Going away to college is an important milestone. It’s a time for risk taking and brain building. But for students with food allergies or intolerances, it’s also a time for self-reliance—college is likely the first time these individuals are fully responsible for managing their food allergy.
According to the group Food Allergy & Research Education (FARE), which works on behalf of the 15 million Americans with food allergies, one in every 13 children under the age of 18 in the U.S. has some form of a food allergy. That’s roughly two in every classroom.
As these kids grow, some lose their allergies, but many others don't. And for those who don’t, they arrive on college campuses with a much different perspective on dining than their peers.
In response, colleges and universities are finding safe ways to accommodate special diets. For some schools that may mean cooking and serving from dedicated allergy-friendly kitchens. For others that may mean menu transparency, so that students can see ingredients, talk with staff members and navigate their options in a safe and productive way. In all cases and at all schools, allergy-friendly dining means serving safe—and delicious—foods in equal measure.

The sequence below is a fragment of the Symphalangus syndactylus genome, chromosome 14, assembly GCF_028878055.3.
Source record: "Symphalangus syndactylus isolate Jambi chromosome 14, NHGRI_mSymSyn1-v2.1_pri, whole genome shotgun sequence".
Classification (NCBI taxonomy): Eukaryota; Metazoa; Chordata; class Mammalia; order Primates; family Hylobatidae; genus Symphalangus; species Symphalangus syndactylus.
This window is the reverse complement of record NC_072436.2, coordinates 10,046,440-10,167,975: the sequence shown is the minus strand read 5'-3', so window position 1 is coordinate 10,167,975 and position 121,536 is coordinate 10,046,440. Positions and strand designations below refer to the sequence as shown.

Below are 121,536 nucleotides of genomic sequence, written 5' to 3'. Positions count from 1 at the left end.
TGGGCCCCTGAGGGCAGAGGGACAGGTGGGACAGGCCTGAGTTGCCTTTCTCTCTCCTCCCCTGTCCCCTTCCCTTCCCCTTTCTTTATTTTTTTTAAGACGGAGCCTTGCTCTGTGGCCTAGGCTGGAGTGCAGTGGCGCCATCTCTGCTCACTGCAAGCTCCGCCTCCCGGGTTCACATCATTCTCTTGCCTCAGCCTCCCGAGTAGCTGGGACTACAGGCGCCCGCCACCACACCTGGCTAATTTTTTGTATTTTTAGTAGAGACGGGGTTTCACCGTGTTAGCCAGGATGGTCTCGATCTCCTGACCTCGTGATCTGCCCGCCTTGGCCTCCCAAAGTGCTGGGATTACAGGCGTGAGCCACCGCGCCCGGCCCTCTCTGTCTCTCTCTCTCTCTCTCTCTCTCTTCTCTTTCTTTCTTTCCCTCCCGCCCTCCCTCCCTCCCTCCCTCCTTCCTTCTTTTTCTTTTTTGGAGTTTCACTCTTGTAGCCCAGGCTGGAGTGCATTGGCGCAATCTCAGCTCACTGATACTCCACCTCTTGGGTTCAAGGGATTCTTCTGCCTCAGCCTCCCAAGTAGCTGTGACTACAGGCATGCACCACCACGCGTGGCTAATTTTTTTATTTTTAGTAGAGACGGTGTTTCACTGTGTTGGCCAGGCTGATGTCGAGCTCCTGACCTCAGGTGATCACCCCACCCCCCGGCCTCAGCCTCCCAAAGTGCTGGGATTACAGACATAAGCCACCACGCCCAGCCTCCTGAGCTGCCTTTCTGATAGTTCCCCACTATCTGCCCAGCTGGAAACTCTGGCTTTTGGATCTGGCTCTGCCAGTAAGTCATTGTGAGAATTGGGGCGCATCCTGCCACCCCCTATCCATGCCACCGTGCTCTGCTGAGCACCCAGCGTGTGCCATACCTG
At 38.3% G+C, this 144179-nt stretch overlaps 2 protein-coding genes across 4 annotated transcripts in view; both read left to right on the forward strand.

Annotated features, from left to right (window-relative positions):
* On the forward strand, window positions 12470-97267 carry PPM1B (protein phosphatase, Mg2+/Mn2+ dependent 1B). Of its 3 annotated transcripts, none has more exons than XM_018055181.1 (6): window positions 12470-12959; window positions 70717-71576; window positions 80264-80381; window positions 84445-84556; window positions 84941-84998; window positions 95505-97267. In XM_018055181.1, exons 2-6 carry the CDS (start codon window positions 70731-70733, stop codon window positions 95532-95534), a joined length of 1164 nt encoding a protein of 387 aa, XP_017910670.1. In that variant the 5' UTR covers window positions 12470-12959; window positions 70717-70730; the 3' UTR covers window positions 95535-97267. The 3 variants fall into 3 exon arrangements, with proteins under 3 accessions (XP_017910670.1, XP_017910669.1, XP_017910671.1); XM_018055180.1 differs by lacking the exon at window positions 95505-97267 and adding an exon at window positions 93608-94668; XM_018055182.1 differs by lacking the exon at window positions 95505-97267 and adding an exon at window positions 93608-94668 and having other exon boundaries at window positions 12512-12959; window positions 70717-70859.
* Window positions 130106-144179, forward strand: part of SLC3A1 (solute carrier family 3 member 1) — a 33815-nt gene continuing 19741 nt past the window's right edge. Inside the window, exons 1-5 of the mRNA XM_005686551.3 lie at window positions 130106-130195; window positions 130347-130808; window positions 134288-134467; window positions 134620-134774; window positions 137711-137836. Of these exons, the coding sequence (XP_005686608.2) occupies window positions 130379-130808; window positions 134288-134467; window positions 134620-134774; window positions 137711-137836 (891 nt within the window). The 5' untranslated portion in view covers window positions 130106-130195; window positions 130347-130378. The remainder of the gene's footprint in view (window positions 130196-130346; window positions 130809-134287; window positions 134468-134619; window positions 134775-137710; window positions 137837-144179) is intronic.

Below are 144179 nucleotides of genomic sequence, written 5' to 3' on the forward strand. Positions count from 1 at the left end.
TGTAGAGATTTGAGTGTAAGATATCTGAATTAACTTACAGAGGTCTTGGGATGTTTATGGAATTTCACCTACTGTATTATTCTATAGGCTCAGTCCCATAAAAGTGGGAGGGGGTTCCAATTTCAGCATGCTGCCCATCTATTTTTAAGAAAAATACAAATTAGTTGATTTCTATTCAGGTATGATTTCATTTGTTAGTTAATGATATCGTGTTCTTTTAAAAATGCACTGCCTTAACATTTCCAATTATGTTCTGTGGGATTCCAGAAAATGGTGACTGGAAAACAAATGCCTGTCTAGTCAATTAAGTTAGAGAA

Parkhust Dining runs the foodservice program at Loyola University, Baltimore, Md., where there are 2,600 students on the school’s meal plan.
“To accommodate special diets, we have allergy friendly areas and stations,” says Bill Zimnoch, Resident District Manager with Parkhust at Loyola. “Our kitchens aren’t separate, but we take many precautions to prevent cross contamination.”
For example, the school’s baker arrives early in the morning to a freshly cleaned kitchen. Before any gluten-containing products are made, she prepares all the gluten-free desserts and baked goods.
“We’ve never had any issues,” says Zimnoch, who adds that Loyola benefits from the backing of Parkhurst when it comes to menus and recipes that are safe for those with allergies. “We have a database of well over 400 recipes that are run through corporate. They’ve been tested and developed by dieticians and chefs. It’s extremely useful when menu planning.”